Archive for September, 2016

Tufted Titmouse 9/28/16

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Tufted Titmice are a North American member of the Tit family. They are year round birds found in the eastern half of the US and parts of southern Canada. They prefer to nest in natural tree holes but will also use abandoned woodpecker nests and man-made nest boxes. Young are raised on insects, especially caterpillars, but their diets shift to seeds and berries in the fall and through the winter. Like all tits, they’ll stash food for later retrieval, usually in the barky crevices of trees. Sexes are alike but the juveniles lack black foreheads.

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Great Blue Heron juvenile 9/27/16

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Juvenile Great Blues, like other herons and egrets, roam far and wide in all directions after fledging. In coastal New Hampshire and Maine most have migrated farther south by November, but not very far, after a warming spell of only a few days or in milder winters with little ice, it’s not unusual to see Great Blues in any of the winter months. Juvenile plumage is dingier and less bold than adults, for example the crowns of juveniles are slaty gray instead of the sharply defined black and white of adults.  Great Blues belong to the genus Ardea, one of about a dozen species of large stalking herons that together fill much the same wetland niches around the world.

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Yellow-bellied Sapsucker juve male 9/26/16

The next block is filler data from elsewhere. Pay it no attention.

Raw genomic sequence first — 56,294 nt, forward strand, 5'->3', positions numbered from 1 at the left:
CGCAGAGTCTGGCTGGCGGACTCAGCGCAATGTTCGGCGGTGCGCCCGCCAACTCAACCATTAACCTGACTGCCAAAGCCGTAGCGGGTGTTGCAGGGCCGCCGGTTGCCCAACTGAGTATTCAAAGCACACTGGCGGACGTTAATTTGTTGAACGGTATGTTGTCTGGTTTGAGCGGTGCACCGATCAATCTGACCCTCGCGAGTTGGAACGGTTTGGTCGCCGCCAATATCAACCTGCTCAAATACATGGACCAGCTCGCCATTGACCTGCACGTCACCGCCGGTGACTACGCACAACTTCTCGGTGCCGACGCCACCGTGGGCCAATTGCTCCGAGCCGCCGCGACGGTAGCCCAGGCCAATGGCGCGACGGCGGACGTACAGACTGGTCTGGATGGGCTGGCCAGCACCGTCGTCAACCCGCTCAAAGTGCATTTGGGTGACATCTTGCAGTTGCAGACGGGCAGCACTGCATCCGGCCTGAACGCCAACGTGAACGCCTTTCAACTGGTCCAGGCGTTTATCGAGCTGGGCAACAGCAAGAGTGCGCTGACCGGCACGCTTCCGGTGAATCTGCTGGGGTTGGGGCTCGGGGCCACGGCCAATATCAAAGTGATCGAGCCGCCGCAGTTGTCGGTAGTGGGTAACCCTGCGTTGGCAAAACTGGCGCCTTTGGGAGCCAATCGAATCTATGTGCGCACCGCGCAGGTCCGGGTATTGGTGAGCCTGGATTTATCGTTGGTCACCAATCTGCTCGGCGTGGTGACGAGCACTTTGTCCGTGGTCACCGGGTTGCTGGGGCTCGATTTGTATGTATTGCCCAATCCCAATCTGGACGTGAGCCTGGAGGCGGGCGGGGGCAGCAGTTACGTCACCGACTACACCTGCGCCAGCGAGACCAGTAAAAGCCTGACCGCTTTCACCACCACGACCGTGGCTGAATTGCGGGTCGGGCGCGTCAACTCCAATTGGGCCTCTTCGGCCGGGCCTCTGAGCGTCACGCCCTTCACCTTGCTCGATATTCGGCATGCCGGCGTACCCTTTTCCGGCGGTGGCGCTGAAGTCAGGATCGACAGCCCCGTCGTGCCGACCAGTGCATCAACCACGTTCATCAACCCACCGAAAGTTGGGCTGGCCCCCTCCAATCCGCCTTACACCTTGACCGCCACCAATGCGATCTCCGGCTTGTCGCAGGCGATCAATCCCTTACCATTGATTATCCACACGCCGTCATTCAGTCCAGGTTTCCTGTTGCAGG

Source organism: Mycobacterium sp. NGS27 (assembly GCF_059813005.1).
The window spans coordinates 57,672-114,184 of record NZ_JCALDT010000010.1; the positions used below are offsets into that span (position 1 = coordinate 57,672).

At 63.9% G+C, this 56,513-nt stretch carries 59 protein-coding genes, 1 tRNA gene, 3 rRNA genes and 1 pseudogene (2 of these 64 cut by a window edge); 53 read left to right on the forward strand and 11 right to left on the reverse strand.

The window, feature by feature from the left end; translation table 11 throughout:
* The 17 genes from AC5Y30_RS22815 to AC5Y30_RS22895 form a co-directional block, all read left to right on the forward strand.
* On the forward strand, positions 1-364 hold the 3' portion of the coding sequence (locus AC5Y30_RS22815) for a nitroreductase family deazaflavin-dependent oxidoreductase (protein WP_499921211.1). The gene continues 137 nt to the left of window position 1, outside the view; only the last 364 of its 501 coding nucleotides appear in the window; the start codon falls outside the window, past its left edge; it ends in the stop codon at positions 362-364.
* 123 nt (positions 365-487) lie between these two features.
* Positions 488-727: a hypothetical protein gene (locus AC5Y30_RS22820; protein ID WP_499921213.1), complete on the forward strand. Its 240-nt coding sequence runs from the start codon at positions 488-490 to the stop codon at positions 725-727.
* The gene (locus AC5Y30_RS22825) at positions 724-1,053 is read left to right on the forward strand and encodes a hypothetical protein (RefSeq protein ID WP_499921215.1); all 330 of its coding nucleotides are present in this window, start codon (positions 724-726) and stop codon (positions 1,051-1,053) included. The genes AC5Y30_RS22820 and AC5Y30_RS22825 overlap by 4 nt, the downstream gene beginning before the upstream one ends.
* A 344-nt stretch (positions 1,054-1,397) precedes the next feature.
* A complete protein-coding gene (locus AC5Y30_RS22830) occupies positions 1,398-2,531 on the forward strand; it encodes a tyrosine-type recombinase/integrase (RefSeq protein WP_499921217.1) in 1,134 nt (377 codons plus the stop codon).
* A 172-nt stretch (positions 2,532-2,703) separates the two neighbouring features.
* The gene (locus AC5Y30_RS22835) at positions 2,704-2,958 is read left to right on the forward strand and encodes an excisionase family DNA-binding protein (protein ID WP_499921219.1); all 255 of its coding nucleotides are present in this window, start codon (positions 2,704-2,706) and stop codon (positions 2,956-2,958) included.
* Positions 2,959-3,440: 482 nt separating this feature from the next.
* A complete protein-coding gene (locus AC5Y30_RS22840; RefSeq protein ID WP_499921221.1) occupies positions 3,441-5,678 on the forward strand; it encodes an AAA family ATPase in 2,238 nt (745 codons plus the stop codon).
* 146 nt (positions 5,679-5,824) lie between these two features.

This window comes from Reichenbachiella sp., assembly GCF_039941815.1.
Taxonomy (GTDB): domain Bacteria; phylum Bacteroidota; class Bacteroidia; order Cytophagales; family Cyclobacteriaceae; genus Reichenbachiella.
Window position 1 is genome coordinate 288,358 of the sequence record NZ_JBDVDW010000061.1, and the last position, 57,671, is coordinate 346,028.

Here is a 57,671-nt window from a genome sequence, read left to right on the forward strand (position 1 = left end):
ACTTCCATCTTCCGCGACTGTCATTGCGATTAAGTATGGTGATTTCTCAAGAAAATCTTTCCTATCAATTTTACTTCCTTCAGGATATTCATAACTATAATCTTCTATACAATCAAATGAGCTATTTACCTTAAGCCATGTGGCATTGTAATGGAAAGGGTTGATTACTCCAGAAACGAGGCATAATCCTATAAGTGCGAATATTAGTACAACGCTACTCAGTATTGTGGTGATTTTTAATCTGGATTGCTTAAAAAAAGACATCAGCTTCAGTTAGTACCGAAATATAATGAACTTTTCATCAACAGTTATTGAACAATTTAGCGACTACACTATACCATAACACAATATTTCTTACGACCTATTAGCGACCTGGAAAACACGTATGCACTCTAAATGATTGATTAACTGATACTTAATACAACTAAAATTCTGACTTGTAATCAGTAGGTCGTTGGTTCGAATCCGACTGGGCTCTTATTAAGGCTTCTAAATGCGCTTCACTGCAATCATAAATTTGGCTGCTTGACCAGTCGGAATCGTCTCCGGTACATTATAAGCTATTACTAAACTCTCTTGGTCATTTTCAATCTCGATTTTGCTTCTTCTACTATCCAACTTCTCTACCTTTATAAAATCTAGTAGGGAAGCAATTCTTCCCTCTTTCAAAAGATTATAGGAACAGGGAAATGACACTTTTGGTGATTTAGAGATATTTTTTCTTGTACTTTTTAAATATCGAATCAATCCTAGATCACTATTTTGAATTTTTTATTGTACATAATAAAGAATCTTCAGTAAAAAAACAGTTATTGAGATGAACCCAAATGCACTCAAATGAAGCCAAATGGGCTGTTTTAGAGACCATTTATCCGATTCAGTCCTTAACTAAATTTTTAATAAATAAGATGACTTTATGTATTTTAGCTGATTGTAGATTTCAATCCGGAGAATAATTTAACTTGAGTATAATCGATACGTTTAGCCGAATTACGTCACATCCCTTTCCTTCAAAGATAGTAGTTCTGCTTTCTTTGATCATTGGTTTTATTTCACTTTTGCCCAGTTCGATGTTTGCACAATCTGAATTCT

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One of New England’s two migratory woodpeckers (Northern Flicker being the other), Yellow-bellied Sapsuckers drill neat holes in tree trunks to lick the sap from. The sapwells are arranged in neat rows and are regularly tended to keep the sap flowing. Trees with a high sugar content like birches and maples are favored but many species of trees are utilized such as this American Larch. Juveniles are duller brown and drabber than the black and white adults. This juve is showing a few red feathers below the bill indicating its sex is male, females only sport red above the bill. In adults the red patches aren’t just hints but bright and well defined.

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Sanderling juveniles 9/8/16

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Sanderlings are one of the small shorebirds you’ll often see running back and forth with the waves on the beach. They stitch the wet surface with their bills like two-legged sewing machines. The sand is softened by a receding wave, allowing the birds to probe deep for isopods and other marine invertebrates before the next wave approaches. Sanderlings are one of the few New England sandpipers we can see in all plumages. These white and spangle-winged birds are the juveniles we see migrating south in the fall, the slightly more colorful adults have already passed through in August. The next plumage for these birds will be a more uniform winter white with soft light gray wings, followed in the spring by the rusty speckled adult plumages (male and female adults being slightly different). Most migrating Sanderlings are on their way to South and Central American beaches, but a few small flocks will overwinter on the sandy beaches of the southern Maine coast.

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